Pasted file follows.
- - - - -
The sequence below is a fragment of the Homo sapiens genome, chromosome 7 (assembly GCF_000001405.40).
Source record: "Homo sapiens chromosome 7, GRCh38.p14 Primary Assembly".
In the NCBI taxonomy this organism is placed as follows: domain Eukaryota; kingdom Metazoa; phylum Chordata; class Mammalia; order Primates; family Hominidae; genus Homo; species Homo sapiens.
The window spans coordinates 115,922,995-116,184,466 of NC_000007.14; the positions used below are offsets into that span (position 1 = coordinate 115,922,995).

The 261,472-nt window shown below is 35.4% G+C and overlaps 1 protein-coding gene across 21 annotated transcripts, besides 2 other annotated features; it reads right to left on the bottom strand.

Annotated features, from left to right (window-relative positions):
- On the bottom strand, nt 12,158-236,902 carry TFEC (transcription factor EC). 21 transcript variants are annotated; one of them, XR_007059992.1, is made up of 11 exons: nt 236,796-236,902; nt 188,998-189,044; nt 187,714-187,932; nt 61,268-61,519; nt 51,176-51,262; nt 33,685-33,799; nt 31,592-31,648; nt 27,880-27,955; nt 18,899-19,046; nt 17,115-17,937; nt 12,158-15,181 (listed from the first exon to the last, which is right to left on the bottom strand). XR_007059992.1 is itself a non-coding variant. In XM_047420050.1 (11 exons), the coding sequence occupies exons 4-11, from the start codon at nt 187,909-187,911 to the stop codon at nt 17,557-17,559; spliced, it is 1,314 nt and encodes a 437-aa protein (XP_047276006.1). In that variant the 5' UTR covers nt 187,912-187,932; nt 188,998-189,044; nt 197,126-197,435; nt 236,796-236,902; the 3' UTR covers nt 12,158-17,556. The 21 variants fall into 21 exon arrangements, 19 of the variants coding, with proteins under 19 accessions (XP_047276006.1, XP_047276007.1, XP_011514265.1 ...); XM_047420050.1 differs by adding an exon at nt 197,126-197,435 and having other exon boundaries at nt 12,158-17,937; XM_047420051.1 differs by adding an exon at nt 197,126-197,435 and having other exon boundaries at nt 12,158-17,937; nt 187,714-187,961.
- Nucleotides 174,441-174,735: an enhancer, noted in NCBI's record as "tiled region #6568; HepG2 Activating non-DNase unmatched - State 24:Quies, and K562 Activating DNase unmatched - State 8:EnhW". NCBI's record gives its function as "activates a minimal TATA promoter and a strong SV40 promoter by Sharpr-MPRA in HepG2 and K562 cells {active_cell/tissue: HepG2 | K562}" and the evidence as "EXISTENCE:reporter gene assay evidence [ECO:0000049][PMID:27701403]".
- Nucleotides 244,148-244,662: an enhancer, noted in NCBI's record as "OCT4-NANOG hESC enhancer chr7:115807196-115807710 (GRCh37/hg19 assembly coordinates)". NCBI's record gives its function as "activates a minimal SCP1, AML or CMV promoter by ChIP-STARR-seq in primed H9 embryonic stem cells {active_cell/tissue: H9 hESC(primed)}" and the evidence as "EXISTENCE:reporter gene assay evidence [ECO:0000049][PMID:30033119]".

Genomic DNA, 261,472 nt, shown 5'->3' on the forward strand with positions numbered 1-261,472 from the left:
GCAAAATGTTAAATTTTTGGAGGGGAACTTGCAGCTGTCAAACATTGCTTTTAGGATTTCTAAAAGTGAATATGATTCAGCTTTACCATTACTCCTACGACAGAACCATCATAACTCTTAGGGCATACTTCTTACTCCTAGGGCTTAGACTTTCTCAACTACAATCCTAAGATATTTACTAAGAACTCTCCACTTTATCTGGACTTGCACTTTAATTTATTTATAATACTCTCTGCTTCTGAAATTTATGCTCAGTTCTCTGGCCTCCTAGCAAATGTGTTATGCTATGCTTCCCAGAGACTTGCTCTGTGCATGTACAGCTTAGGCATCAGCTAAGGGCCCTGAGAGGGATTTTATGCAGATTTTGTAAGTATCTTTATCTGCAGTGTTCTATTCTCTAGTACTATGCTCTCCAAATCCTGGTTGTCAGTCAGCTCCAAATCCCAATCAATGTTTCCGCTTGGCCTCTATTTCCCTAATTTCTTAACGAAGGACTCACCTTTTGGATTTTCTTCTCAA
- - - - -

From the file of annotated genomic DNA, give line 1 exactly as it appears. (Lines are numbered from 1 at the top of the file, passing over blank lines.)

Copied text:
The sequence below is a fragment of the Homo sapiens genome, chromosome 7 (assembly GCF_000001405.40).